by Maryelle Hayward
At the stroke of midnight she steals through the window like a cat burglar and tiptoes over the gravel - white stilettos under her arm - to quiet the noise. By the time she reaches the convent gate she is hot and giddy, her feet mucky. The young man who is waiting for her in his Morris Minor speeds towards the border, where the Miami Show Band are belting out Beatles tunes. Much later, she races against the red rays of the dawn; slips back inside, washes her feet with cold water in an enamel basin before falling into bed. In the morning she yawns and dozes her way through mass. The large love bite on the right side of her neck is all the proof she needs to collect her winnings.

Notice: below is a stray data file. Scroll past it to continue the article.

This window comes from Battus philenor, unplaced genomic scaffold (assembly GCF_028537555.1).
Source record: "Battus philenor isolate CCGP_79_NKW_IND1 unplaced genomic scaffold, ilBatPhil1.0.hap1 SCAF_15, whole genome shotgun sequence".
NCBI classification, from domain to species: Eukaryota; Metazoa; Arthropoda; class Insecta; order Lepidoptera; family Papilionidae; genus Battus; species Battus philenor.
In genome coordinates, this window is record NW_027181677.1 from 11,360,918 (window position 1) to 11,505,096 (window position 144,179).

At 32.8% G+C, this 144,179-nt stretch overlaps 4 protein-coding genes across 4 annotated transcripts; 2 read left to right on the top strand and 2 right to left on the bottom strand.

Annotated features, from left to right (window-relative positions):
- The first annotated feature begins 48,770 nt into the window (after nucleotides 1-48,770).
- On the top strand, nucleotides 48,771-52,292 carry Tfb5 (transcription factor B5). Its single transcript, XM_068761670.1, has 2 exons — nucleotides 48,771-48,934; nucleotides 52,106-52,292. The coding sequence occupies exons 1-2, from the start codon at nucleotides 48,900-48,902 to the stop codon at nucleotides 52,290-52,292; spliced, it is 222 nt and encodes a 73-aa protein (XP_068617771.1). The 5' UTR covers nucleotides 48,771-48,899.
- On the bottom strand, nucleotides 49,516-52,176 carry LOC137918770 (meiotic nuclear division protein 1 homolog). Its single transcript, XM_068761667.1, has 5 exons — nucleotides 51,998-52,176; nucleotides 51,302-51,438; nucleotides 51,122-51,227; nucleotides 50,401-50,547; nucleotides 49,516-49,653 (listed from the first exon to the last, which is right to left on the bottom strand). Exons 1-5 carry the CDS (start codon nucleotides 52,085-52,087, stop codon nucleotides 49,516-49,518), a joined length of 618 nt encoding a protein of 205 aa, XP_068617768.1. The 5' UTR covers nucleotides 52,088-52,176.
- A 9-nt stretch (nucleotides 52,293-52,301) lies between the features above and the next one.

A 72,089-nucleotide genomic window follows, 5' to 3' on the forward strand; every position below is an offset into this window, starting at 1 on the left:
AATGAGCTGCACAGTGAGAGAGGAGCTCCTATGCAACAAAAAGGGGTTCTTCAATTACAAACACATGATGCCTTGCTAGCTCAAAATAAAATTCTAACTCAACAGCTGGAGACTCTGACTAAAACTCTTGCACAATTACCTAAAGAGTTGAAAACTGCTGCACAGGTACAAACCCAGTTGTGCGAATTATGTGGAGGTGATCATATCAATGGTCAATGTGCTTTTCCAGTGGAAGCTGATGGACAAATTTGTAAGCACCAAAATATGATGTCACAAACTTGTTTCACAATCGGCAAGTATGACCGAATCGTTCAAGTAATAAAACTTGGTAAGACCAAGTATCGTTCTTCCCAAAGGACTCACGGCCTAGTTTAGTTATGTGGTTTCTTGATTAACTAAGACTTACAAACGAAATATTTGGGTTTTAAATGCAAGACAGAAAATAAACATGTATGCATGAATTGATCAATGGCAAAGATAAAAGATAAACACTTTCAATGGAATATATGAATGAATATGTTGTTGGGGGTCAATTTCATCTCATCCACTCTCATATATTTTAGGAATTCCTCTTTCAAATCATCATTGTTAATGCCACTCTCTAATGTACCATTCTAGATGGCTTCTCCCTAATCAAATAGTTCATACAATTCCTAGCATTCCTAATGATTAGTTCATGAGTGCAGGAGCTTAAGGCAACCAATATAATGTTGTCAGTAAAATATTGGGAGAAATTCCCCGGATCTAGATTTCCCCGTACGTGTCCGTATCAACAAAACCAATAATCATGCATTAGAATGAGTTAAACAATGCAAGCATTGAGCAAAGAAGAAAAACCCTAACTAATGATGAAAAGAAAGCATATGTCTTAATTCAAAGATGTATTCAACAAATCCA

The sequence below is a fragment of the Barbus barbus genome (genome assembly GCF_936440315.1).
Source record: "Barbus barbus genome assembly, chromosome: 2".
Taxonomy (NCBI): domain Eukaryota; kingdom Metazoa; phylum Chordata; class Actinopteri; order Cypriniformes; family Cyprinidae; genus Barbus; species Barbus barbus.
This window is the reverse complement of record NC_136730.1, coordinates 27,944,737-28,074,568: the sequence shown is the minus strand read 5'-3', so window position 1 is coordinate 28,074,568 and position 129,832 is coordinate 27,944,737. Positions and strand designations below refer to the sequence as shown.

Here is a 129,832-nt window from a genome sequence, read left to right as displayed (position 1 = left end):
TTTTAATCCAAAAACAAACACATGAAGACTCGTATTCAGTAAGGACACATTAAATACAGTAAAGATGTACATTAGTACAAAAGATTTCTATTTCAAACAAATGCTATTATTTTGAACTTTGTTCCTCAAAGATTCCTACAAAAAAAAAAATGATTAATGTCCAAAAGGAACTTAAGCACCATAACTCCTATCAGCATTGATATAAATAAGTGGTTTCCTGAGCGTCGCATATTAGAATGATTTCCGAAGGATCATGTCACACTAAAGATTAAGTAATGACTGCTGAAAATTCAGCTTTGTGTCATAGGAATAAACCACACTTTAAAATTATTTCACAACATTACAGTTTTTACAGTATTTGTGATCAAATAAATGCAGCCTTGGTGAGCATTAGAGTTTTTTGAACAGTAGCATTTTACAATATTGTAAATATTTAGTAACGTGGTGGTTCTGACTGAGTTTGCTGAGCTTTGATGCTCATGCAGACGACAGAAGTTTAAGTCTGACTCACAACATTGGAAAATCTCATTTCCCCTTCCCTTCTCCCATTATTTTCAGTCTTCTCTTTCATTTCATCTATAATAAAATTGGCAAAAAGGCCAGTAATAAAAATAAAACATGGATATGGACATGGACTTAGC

Maryelle Hayward lives in County Derry in Northern Ireland with her husband, obese cat, and three adult sons (who move in and out at will). She's had stories and poems published in anthologies, newspapers, and broadcast on radio. (She's a late developer - she started writing at fifty, so she has a lot of catching up to do.)